Friday, January 2, 2009
Neil Young - Guitar Solo, No. 1
Neil Young - Do You Know How To Use This Weapon?
The first time I watched Jim Jarmusch's masterpiece Dead Man, I remember being totally infatuated with the soundtrack. And like, immediately, too. It wasn't like the movie finished and upon contemplation I thought to myself, "That was a good movie. And it had a decent soundtrack, too." No. Right after the opening scene (<3 Crispin Glover) I declared, "I love this soundtrack!" But like most things I get excited about, I completely forgot about it in a matter of time. Then thanks to the wonderful internet, I stumbled upon it recently and have once again renewed my love for this soundtrack, never again to be forgotten.
The Dead Man Soundtrack is done by Neil Young. Never in a million years did I think I would be this impressed by a Neil Young record. I mean, it's not that I hate the guy or anything, it's just that I don't think about him. At all.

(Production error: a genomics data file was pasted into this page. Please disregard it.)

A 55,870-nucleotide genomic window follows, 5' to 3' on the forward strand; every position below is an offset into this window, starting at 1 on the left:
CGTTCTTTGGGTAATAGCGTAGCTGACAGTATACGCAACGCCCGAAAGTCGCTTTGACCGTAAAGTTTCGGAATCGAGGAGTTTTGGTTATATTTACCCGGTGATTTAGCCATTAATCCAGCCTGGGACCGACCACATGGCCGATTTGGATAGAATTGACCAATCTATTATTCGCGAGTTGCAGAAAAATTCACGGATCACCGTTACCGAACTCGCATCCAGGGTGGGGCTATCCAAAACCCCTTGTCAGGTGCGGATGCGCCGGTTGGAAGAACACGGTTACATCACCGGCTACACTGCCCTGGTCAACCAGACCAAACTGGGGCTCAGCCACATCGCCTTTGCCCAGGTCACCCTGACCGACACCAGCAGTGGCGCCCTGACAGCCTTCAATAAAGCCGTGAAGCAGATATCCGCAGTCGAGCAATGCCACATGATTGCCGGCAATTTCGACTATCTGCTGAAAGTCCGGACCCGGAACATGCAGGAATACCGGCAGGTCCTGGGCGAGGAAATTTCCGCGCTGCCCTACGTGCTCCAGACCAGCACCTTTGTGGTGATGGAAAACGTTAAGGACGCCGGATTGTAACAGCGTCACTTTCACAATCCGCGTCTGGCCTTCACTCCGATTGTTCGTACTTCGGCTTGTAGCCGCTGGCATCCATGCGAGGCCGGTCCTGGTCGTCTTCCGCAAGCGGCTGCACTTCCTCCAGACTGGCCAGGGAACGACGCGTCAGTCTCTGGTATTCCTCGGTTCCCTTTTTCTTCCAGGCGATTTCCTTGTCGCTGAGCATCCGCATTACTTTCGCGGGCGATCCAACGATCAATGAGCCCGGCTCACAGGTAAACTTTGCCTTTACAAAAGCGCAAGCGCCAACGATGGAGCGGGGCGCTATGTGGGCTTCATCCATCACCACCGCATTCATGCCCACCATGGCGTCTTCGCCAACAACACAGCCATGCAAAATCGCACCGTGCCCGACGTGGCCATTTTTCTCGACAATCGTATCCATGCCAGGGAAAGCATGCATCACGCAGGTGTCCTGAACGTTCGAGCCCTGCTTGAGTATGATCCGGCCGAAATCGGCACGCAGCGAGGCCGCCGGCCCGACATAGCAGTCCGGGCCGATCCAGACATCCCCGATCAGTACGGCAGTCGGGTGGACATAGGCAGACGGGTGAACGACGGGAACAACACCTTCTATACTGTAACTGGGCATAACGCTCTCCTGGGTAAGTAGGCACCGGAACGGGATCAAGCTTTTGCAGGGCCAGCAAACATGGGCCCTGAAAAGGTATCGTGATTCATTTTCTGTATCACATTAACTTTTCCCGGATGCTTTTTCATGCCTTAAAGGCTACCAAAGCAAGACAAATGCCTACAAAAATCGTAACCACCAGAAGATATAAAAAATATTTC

The music from Dead Man is almost entirely guitar based. It's intensely thick with reverb, echoing all over itself. It's hot, dusty, dry, and full of the outdoors. Now I don't just say that because the film is hot and dry and I'm just trying to cheat out by describing the movie instead of the music. But because the music melds so seamlessly with the imagery from Dead Man that the qualities of the two are almost synonymous.
There are other pieces on the soundtrack that are quotes and dialogue from the movie. It's not a cop-out, though. It's poetic and still (I assume) meaningful to people who haven't seen the movie. You get to hear Johnny Depp, Gary Farmer, Iggy Pop, and Billy Bob Thorton go all existential, everything they say complementing the wide open guitar perfectly.
Everything about this soundtrack is amazing. I rank it up in the Top 5 Best Soundtracks along with 28 Days Later, Lost In Translation, Snatch, and Marie Antionette. For maximum mind-fuckling, I recommend you try listening to this while trudging through a snow storm. There's nothing quite like it.